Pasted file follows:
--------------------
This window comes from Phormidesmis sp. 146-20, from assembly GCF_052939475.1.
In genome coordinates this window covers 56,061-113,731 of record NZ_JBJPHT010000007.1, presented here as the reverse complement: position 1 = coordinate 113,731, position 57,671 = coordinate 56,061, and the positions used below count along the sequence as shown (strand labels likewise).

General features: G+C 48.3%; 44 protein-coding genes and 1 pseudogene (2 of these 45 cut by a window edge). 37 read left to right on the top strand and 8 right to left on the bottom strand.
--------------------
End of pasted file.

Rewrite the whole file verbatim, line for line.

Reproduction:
This window comes from Phormidesmis sp. 146-20, from assembly GCF_052939475.1.
In genome coordinates this window covers 56,061-113,731 of record NZ_JBJPHT010000007.1, presented here as the reverse complement: position 1 = coordinate 113,731, position 57,671 = coordinate 56,061, and the positions used below count along the sequence as shown (strand labels likewise).

General features: G+C 48.3%; 44 protein-coding genes and 1 pseudogene (2 of these 45 cut by a window edge). 37 read left to right on the top strand and 8 right to left on the bottom strand.